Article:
Many couples acquire assets during their marriage, such as homes, savings accounts, and retirement plans; pension plans; 401(k) Plans and the like. Dividing these community assets fairly and equitably is an important step, especially for non-working spouses, who may have contributed to a long marriage in many important ways, but not financially. Unlike retirement accounts, Social Security isn’t considered an asset and can’t be divided in court. However, if the marriage lasted 10 years or more and the non-working spouse in need of retirement funds is 62 years old or older, he/she can start collecting Social Security as soon as the divorce is over. The non-working spouse can receive a portion of the other's Social Security benefits and it will not affect the primary wage earner's monthly check at all.

Any debts acquired during the marriage (link to blog post on “Dividing debt in divorce? Who pays what?”) also are considered community property and need to be paid off if possible, or divided equitably. This includes credit cards run up by each party. For couples who own intangible assets, such as intellectual property, the division process can become more complicated. It is important to understand what constitutes intellectual property as marital property and what current California court rulings state in order to divide intellectual property accurately. For more information, view our post on How do you divide intellectual property in a divorce? (link to that blog post)

Personal property items can sometimes be hard to divide. While they don’t always have a high monetary value, they may still have a sentimental value. Under California law, any personal property item is valued at the price you would get for it if you sold it at a yard sale, which may not be much. It is not worth letting emotions get in the way and spend exorbitant attorney fees fighting over such items. It may be hard to see while going through a divorce, but fighting for personal property you may eventually get rid of down the road is not worth the stress or the hassle. Divorce mediation can be very helpful when it comes to solving this type of disagreement. Both spouses get placed on a level playing field and are usually more open to negotiating the fair division of their assets. They understand that their ultimate goal is a peaceful life after divorce and they want to get there as soon and as painlessly as possible.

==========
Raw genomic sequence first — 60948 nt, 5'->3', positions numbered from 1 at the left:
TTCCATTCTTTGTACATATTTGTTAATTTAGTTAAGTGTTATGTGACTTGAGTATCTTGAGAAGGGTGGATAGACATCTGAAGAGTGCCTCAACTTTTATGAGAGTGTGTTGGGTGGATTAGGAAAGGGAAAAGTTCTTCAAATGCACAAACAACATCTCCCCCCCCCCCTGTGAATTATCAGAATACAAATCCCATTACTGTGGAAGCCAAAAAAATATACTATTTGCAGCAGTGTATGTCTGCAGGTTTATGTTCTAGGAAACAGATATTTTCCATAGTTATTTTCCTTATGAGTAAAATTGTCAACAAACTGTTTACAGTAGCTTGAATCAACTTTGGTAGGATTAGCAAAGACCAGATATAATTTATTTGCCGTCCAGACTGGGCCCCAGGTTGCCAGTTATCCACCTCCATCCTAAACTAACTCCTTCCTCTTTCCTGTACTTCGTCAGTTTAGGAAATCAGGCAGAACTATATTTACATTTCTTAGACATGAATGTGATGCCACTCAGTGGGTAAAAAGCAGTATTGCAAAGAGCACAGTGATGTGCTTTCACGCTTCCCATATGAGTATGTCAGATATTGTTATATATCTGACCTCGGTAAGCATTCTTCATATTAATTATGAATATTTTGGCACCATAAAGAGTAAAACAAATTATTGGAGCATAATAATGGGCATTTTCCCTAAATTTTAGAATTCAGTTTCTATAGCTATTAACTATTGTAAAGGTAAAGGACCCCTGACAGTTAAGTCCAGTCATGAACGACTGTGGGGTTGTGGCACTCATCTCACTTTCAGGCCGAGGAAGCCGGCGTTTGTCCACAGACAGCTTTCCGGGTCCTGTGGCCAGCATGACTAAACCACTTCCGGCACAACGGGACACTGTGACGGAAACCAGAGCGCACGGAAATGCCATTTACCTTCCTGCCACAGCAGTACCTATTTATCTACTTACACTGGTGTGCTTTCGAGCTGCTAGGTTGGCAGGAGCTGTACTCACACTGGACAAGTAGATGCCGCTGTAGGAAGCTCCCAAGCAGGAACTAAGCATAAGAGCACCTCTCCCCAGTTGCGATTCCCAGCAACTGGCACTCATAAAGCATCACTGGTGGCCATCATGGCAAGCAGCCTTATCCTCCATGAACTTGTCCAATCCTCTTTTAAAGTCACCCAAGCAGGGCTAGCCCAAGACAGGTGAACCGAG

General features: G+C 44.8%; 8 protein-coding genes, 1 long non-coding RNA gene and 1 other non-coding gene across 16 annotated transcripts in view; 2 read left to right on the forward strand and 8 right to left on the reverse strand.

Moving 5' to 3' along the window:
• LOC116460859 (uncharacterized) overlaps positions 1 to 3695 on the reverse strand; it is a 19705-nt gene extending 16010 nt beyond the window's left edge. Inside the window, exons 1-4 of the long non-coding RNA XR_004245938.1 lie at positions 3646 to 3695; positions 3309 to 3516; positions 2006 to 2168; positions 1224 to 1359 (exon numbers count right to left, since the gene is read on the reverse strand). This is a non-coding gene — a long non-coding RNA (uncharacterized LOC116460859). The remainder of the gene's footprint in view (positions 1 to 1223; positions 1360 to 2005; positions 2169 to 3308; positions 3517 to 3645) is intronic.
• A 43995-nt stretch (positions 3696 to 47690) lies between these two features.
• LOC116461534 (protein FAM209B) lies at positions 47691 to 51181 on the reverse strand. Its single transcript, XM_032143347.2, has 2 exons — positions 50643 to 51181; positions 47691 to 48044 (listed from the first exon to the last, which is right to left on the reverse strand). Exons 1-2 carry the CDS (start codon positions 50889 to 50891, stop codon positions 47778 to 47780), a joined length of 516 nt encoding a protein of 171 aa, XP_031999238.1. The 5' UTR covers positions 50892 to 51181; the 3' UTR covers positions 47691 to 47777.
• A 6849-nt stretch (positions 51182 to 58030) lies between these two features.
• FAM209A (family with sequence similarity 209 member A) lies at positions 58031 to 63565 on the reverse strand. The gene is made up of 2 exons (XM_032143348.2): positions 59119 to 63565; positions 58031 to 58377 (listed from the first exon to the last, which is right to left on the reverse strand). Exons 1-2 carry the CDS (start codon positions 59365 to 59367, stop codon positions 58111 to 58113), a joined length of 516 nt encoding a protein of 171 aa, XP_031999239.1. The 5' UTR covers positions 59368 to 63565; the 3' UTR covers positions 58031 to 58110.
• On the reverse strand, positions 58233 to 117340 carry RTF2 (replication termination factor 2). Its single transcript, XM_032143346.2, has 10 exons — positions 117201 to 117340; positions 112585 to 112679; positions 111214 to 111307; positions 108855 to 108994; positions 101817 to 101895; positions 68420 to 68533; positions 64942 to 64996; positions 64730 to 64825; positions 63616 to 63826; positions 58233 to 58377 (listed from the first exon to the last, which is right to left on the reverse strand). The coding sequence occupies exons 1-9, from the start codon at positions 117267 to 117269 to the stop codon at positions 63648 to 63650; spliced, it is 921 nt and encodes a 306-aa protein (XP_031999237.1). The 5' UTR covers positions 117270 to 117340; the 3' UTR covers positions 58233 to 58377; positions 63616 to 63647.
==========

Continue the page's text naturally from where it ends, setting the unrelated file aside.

As for pets, many of us consider them family members and California family law is starting to recognize pets and give them more rights. A mediator can help couples come up with a solution that will please everyone. One spouse could keep the pet full time and assumes all financial responsibility once the divorce is final, or spouses can decide on a pet-sharing schedule, where the pet spends equal time with each spouse and both spouses are responsible for any pet-related expenses. For more information on pets during a divorce, please view Divorcing in California: who gets the pets? (link to that blog post)

To learn more about the mediation process, complete our request for a free online evaluation, and to receive a free 30-minute phone consultation, visit us at www.afairway.com, or call 619-702-9174.